Substitution Suggestions: Green plantains will NOT work with this dish unless you want mangu instead of pastelon. I used a few tablespoons of a Latin spice blend (Goya brand) instead of some of the spices. It was a little saltier than I would have liked, but it was still good.  If tomato paste is unavailable, use tomato sauce and reduce the amount of water in the meat mixture. I omitted the green pepper (since I didn't have any on hand).

Lessons Learned: I remember that the trabajadoras who cooked for us in the DR would mash the plantains by hand. If you have electricity, use the hand mixer. (We often didn't have electricity and we definitely didn't have a hand mixer.)
I cut the butter amount down by using some of the water used to boil the plantains. When you mash the plantains and it gets really stiff (and trust me, it will get stiff), add some hot salted plantain water to the mix until it loosens up. For six plantains, I ultimately added almost two cups of water (in addition to almost a half cube of butter). If the calories don't matter to you, stick with butter.

How to pick a ripe plantain: Unlike the green ones, which are very hard to touch and even harder to peel, ripe plantains are yellow with lots of black striations. They are also soft (but not squishy). Don't let the black color fool you -- it is not bad. I'm sure plantains are edible in their raw state, but I don't know anyone who eats them raw. Ripe plantains, like their green counterparts can be fried, but I much prefer the green variety, which are the preferred "French fry" of the Dominican Republic. We would salt them and eat them with ketchup. It was a little piece of fried heaven.

Sunday, February 21, 2010

Party Cheese Bread

I firmly believe that bread has a genealogy. In fact, I wrote a (yet unpublished) novel about it last November. When someone shares a recipe, or in the case of my book, a bread starter, with someone, that lineage should be documented. Perhaps that's why I always cite where I find a recipe, be it a magazine, a friend, a relative or a truly original creation.
With that in mind, I want to share this delectable recipe. It comes courtesy of my friend Alanna, who received it from Shellie Brown, who received it from Nancy Brown of Las Vegas, Nev. Alanna brought this pull-apart bread to a movie night at my house the other night (and yes, I totally get a kick out of us both turning around whenever someone calls either of our names. In an even funnier twist, we have the same maiden last name!). The bread was the edible hit of the evening (and it had to compete with a chocolate fountain for the top spot!). I have yet to make it, but it sounds incredibly easy and it really is incredibly tasty! Alanna said it might become her party tradition whenever she needs to take food someplace. I wholeheartedly agree!

Party Cheese Bread

1 round loaf of bread
1 lb. Monterey Jack cheese, sliced
1/2 cup butter, melted
1/2 cup green onions, sliced
2 tsp. poppy seeds

1. Place bread onto foil. The foil should be large enough to completely cover the bread in multiple directions..
2. Slice the bread at one-inch intervals, but do not cut all the way through the bottom crust. Repeat the process in the opposite direction so that a grid is formed. (Think tic-tac-toe, but with more squares than nine.)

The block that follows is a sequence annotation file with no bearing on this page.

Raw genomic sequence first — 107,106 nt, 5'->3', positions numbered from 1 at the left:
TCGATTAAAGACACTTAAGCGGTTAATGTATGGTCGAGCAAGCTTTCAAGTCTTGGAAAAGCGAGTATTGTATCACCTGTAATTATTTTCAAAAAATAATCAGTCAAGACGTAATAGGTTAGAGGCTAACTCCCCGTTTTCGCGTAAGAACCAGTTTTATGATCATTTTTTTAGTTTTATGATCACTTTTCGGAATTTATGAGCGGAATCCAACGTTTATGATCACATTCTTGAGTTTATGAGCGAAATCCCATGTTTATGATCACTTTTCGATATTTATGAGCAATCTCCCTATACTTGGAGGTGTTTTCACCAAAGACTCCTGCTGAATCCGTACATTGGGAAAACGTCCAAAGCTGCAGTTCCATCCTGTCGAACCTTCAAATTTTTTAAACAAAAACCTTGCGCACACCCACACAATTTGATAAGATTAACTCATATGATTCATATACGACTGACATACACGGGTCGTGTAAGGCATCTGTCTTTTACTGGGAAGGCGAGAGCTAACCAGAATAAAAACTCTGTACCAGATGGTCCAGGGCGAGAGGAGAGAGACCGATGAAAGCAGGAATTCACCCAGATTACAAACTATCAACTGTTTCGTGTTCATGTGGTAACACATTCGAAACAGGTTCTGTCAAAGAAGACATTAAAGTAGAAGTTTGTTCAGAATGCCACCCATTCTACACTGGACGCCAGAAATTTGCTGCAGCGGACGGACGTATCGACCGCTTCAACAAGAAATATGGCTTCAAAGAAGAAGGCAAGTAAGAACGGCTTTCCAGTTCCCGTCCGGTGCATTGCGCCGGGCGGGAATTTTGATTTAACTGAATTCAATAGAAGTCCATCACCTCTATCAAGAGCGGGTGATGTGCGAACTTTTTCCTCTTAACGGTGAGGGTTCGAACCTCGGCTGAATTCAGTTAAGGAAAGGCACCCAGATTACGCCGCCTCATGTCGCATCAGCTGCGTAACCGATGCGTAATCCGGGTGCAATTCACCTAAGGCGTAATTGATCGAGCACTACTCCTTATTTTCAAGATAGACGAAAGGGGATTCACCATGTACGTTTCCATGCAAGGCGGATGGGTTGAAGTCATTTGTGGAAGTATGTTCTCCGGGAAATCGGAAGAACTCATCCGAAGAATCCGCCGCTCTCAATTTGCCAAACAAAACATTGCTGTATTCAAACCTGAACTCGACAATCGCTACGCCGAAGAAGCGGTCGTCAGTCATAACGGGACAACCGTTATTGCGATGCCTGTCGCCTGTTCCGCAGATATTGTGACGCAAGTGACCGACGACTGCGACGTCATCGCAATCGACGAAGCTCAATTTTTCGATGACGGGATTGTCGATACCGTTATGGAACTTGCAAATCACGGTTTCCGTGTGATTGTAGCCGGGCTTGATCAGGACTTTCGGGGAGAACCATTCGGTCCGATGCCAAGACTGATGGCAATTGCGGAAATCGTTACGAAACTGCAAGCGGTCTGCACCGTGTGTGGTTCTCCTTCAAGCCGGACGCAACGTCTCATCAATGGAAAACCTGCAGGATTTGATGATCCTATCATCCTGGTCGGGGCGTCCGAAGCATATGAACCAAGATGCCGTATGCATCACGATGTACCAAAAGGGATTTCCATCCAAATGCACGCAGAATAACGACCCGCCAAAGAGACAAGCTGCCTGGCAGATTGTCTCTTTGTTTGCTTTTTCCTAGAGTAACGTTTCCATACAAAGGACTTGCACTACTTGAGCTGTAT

3. Insert cheese into all slices in both directions.
4. Add green onions and poppy seeds.
5. Wrap foil around the bread into a bowl shape. Pour butter over the bread and seal in foil.
6. Bake at 350 for 15 minutes. Unwrap top and continue baking for an additional 10 minutes. Serve warm.

Substitution Suggestions: I don't see why Pepper Jack or another meltable cheese wouldn't work with this bread. Alanna said she used mountain bread. When I try it, I will get the Marco Polo bread at Wegman's. I will probably also add some garlic and onion powders to the melted butter, too, but that's a personal preference.

Lessons Learned: Since I have yet to make it, I haven't learned any lessons yet, but I can imagine that it is really important to cut almost to the bottom of each slice. Since it is a pull-apart bread, you want to make it as easy as possible to pull apart. It won't pull apart into neat little cubes, but if you cut all the way to (but not through) the crust, it will be fairly easy to pull apart. Enjoy!

Sunday, February 14, 2010

Goat Cheese-Stuffed Chicken with Strawberry Gastrique

Cleaning out the refrigerator ranks right up there with scrubbing toilets and cleaning grout. I hate doing it. It usually means digging into the inner depths of the fridge and extracting some moldy cheese that was long since forgotten, a potato that is softer than a Nerf ball (yeah, I know I shouldn't store potatoes in the fridge), remnants of a cucumber I forgot I had and a sauce that can no longer be identified. Sometimes, though, cleaning out the fridge can yield some tasty results. That's how this recipe came into being.
The original recipe inspiration came from Cooking Light. And like usual, I didn't have everything I needed, so I substituted ingredients. This is what I came up with. The syrup was absolutely divine!

Goat Cheese-Stuffed Chicken with Strawberry Gastrique
1 cup chopped strawberries
1/2 cup sugar
1/3 cup sherry
2 tbsp vinegar
1/3 cup fat-free, less-sodium chicken broth
1/4 teaspoon ground coriander

1/4 cup goat cheese
1/8 cup crumbled Gorgonzola or bleu cheese
2 tsp fresh thyme leaves (or 1/2 tsp dried)
2 ounces prosciutto or bacon, chopped
4 (6-ounce) skinless, boneless chicken breast halves
Cooking spray
1/8 teaspoon salt
1/8 teaspoon freshly ground black pepper

1. Place strawberries in a small, heavy saucepan; partially mash with a fork. Stir in sugar, sherry, vinegar, broth, and coriander; bring to a boil. Reduce heat, and simmer until reduced to 2/3 cup (about 30 minutes), stirring occasionally. Strain mixture through a sieve over a bowl; discard solids.